Adult children choose mom over dad
This story affects so many people in your area because many of them are struggling to care for aging parents. 36 million seniors live in the U.S. That number will double to 72 million in a few years, that's 20% of the U.S. population. So what option do you feel is best for mom? A nursing home or assisted living facility? How about in- home care? Or are you ready to have your life totally change and move mom in to your home?
Folks write songs, poems, and even sport tattoos praising mom and now the results of a new national survey should make moms feel even more special. Just in time for Mother's Day, the national poll found 70% (7 out of 10) adult children would overwhelmingly choose their mom over their dad to move in with them if their elderly parents could not take care of themselves. The survey was commissioned by Senior Helpers, the nation's fastest growing provider of in-home care for seniors.
By a slightly smaller margin, 67% of the respondents say if mom was not able to move in, they would prefer mom live on her own with help, rather than move into a nursing home or assisted living facility. In addition, 80% (8 out 10) of both men and women say they would pay out of their own pocket for their mom or dad's care.
"These findings are proof that even in tough economic times, people will do whatever is needed to take care of their aging moms," says Peter Ross, CEO and founder of Senior Helpers. "When people can't move mom in, they want her in her own home, getting proper care. In-home care for seniors takes the guilt away from adult children. They can focus on their own families and jobs knowing mom is well cared for."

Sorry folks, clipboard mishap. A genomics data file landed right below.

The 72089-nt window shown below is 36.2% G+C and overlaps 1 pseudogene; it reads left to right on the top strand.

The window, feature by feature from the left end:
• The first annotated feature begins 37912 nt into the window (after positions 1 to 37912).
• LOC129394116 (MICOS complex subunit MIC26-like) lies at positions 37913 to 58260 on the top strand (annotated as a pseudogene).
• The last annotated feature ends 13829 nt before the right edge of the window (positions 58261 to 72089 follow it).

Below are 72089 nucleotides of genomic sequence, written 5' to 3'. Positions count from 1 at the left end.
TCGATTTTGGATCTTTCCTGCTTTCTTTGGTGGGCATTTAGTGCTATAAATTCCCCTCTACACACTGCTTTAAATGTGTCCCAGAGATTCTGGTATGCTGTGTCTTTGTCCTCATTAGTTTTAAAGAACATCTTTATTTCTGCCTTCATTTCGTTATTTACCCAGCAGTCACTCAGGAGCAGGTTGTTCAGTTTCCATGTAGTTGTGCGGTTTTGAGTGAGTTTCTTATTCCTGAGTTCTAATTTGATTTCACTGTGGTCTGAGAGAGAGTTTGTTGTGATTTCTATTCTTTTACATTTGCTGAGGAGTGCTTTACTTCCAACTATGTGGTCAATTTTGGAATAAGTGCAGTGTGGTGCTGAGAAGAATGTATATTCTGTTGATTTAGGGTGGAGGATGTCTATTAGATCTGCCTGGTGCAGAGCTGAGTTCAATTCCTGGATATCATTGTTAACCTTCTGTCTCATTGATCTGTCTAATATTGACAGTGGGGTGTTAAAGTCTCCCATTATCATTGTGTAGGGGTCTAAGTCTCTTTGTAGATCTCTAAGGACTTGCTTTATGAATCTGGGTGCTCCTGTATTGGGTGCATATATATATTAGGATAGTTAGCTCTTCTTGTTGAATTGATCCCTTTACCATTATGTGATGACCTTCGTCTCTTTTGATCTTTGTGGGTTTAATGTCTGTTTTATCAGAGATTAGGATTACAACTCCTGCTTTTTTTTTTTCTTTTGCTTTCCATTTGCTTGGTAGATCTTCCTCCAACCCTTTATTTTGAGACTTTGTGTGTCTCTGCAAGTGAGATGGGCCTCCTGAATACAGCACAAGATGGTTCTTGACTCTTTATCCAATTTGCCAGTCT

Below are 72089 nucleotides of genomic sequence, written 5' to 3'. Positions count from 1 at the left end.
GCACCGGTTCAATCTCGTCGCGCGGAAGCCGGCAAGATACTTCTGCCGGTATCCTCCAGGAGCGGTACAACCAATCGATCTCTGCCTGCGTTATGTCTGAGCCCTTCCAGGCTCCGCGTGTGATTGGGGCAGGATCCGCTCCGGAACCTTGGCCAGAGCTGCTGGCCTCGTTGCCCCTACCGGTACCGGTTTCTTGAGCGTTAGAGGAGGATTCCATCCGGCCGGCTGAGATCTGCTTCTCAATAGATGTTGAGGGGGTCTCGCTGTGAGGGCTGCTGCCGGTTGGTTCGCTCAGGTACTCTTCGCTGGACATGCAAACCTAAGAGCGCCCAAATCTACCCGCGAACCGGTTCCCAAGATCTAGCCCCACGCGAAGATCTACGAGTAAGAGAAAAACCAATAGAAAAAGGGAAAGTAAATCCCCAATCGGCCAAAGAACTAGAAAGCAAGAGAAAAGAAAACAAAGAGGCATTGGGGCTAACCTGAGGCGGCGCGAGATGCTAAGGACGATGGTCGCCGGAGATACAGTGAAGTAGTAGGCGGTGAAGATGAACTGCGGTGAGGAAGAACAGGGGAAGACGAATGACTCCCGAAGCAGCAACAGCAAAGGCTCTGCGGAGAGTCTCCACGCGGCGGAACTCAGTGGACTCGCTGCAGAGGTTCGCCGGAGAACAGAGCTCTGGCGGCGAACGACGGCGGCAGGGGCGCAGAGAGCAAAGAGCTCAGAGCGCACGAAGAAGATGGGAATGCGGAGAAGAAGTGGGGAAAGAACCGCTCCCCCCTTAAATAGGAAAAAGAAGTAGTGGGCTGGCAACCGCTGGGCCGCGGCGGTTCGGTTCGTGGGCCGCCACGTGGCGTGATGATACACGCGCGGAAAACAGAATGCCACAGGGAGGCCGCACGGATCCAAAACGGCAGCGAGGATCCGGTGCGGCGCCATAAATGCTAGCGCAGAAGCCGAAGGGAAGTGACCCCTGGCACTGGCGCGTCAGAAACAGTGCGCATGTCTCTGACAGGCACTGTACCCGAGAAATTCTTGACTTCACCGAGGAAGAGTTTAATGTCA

The independent online survey was conducted by Zoomerang.com and polled 300 people, evenly divided between men and women, between the ages 25-64.
The survey also found:
* Daughters are more likely than sons to want mom to move in. 80% of women agreed to take care of mom in their own homes while only 65% of men agreed.
* 30% of those surveyed did not want mom moving in at all. The main reasons cited were that mom would disrupt their lives, they did not have enough room, or they could not provide adequate care. Finances were not an issue.
* People in the Northeast and Southeast were most agreeable to mom moving in. People in the Midwest were the least likely to want mom to move in.
* The news isn't all bad for dad. 72% of females and 58% of the men say they would move dad in if could not take care of himself.
"People will cut many things from their discretionary income such as entertainment or eating out," adds Ross. "But this survey shows people will not scrimp when it comes to taking care of their mothers or their fathers."
Add real people to the survey results and tell the story of children taking care of mom. We can provide:
* Interviews/photos/b-roll with elderly care experts who can talk about the challenges and solutions of taking care of an elderly mom.
* Interviews/photos/b-roll with caregivers and families.
This story touches a huge portion of your readers/listeners/viewers this May who are looking for solutions on how to take care of mom.
We'll develop the story for you and set up all the interviews and photo/b-roll opportunities you need right in your area.
For more information about Senior Helpers, please visit: http://www.seniorhelpers.com/